From waymarking sculptures on coastal paths to pieces made from the earth itself, outdoor art comes in many and various forms.
GALLERIES IN THE GLADES
Forests can often feel a little like galleries: the hushed atmosphere, the filtered light, the sculptural forms of the branches. It’s no surprise then that several forests have taken this one step further, installing site-specific sculptures, to help us explore and understand the woods and their history. So in the Forest of Dean Sculpture Trail, lines of compressed charcoal by Onya McCausland signal underground coal mines, while in Kielder Water and Forest Park in Northumberland, Chris Drury’s Wave Chamber projects the rippling waters of the adjacent lake onto the chamber’s floor.
SCULPTURES BY THE SEA
Summer is often when we head to the coast and, just as many of our seaside towns are now home to impressive art galleries (think Margate and Dundee), so outdoor art has stepped into the limelight. Another Place by Antony Gormley is undoubtedly one of the most haunting works: 100 life-size cast-iron statues “trying to remain standing, trying to breathe,”as Gormley has said, in the shifting sands of Crosby Beach, just north of Liverpool. Due to its size, and therefore the statement it makes, a lot of outdoor art tends to be by well known artists with guaranteed ‘pulling power’ (eg, Maggi Hambling’s Scallop at Aldeburgh). It’s refreshing then to note that the five new waymarking sculptures created for the Gower coastal trail between Mumbles and Rhossili this year are all by lesser-known artists, all women, handcarving in oak.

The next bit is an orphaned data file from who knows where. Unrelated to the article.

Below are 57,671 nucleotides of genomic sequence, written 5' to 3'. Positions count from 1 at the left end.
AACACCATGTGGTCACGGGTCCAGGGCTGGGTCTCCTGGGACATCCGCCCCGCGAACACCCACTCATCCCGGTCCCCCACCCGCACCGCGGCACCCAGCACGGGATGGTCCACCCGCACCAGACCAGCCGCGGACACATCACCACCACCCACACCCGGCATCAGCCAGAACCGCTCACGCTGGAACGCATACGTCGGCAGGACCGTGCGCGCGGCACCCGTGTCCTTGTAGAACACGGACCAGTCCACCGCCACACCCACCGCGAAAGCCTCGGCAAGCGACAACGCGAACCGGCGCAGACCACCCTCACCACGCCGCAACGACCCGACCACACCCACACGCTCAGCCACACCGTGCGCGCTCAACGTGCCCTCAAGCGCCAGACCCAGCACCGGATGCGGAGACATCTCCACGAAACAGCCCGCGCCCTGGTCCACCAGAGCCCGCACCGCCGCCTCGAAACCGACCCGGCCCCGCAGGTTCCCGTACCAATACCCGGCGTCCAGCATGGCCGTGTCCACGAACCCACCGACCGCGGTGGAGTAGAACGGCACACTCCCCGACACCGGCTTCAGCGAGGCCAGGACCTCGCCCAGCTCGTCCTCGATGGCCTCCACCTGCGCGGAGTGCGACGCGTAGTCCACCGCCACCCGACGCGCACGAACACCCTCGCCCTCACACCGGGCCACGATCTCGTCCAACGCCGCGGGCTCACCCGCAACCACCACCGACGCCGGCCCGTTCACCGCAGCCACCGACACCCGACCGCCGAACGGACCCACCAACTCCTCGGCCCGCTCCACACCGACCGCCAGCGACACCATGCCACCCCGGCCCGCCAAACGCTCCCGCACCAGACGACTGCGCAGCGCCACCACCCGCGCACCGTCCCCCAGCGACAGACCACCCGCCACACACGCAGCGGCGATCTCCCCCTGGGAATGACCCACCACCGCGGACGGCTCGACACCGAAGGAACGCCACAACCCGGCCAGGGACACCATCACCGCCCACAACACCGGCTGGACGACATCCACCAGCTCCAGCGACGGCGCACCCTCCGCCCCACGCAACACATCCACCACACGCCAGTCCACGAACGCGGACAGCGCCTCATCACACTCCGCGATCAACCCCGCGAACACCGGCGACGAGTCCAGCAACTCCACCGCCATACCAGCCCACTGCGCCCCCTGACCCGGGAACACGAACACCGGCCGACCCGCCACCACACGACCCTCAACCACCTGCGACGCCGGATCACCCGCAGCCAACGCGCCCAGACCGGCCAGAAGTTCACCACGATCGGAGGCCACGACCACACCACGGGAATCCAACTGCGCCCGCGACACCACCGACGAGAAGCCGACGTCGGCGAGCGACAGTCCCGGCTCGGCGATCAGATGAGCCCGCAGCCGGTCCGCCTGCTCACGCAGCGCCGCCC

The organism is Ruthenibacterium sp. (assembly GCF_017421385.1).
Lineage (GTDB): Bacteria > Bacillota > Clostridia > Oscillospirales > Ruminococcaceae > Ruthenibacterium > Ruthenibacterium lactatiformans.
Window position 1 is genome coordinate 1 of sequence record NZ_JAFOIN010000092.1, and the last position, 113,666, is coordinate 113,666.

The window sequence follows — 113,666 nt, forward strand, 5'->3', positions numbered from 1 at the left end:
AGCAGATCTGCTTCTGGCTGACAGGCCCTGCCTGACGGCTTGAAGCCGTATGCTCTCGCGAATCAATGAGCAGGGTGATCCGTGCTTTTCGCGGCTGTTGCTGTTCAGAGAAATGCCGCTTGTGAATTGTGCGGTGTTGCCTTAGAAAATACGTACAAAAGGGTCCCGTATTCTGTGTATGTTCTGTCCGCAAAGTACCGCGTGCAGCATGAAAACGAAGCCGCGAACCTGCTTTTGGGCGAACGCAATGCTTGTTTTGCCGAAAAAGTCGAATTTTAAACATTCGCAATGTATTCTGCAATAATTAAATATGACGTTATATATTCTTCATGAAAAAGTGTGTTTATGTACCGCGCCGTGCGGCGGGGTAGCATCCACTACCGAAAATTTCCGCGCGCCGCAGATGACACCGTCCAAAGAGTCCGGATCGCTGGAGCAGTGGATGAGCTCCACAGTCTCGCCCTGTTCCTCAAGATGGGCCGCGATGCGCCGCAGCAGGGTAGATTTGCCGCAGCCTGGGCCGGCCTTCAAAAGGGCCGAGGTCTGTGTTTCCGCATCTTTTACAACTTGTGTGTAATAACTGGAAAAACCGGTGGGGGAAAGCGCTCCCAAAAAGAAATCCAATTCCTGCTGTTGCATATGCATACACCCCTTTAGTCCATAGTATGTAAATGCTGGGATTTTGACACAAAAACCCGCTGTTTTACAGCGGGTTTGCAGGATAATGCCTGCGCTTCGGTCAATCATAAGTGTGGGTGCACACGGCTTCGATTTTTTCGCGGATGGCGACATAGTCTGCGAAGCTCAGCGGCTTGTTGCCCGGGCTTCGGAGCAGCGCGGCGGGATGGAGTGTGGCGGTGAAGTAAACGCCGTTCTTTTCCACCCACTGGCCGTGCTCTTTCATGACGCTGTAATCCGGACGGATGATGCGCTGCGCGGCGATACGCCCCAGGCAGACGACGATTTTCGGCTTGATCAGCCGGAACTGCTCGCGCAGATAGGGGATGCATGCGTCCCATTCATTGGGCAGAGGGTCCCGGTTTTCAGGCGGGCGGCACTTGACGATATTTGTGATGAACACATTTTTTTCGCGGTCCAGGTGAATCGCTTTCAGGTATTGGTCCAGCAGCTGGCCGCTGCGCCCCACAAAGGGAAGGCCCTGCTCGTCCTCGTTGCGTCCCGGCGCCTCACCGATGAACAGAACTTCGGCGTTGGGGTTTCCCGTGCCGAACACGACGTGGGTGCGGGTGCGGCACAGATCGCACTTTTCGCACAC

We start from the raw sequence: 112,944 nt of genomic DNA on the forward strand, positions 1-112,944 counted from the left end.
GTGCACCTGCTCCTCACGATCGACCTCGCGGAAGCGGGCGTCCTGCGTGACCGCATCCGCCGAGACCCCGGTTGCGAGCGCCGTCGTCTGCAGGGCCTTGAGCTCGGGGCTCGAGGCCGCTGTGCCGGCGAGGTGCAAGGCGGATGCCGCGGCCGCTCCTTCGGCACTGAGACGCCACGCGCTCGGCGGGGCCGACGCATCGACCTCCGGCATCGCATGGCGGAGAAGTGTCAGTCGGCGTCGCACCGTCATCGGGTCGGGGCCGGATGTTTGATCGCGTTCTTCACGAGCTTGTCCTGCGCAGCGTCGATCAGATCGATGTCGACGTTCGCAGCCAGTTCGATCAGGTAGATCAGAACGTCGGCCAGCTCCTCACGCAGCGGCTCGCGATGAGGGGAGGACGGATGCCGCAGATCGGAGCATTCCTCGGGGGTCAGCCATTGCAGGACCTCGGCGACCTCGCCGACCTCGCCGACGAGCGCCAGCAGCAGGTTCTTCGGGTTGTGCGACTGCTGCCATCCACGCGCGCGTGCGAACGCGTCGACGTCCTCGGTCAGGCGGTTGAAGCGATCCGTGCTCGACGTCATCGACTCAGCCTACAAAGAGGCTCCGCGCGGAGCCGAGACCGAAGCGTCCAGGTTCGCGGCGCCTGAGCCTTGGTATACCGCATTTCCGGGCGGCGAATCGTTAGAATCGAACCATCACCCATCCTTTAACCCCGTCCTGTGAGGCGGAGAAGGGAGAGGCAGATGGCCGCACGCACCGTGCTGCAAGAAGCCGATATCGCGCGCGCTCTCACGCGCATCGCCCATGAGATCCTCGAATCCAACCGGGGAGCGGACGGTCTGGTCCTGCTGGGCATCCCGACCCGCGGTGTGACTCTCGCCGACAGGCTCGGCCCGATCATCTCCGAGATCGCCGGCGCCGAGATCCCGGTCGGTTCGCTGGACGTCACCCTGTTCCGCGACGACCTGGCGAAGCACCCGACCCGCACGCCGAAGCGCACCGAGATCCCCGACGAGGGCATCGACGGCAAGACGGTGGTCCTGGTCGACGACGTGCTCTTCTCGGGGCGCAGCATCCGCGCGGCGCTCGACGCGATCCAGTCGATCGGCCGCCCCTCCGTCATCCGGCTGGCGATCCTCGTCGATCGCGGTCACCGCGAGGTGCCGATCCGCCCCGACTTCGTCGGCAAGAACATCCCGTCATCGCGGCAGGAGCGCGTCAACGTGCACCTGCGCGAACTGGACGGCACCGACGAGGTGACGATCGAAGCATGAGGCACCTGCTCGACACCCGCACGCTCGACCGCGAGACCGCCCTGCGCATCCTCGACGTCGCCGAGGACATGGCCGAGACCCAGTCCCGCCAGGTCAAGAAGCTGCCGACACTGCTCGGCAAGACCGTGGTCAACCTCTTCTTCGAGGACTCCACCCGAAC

Purpose-built sculpture parks got going in Britain in the late 1970s with the launch of the Yorkshire Sculpture Park, the first in the UK and, with more than 500 acres to play with, the largest of its kind in Europe. The rolling open fields provide an expansive backdrop to monumental pieces by Henry Moore, while the landscaped grounds and woods shelter works by a roll call of leading names from Elisabeth Frink to Andy Goldsworthy. Entrance is free, but donations are invited. If it’s site-specific art you’re after, head further north to Jupiter Artland, just outside Edinburgh, where collectors Robert and Nicky Wilson have invited contemporary artists to make new pieces for their 100-acre estate. Highlights include several works by Goldsworthy and Cells of Life by Charles Jencks, in which the earth itself has been sculpted into sinuous, swirling landforms.
Turn to page 64 of July's The Simple Things for more extraordinary and challenging, joyful outdoor art that helps us see the world differently.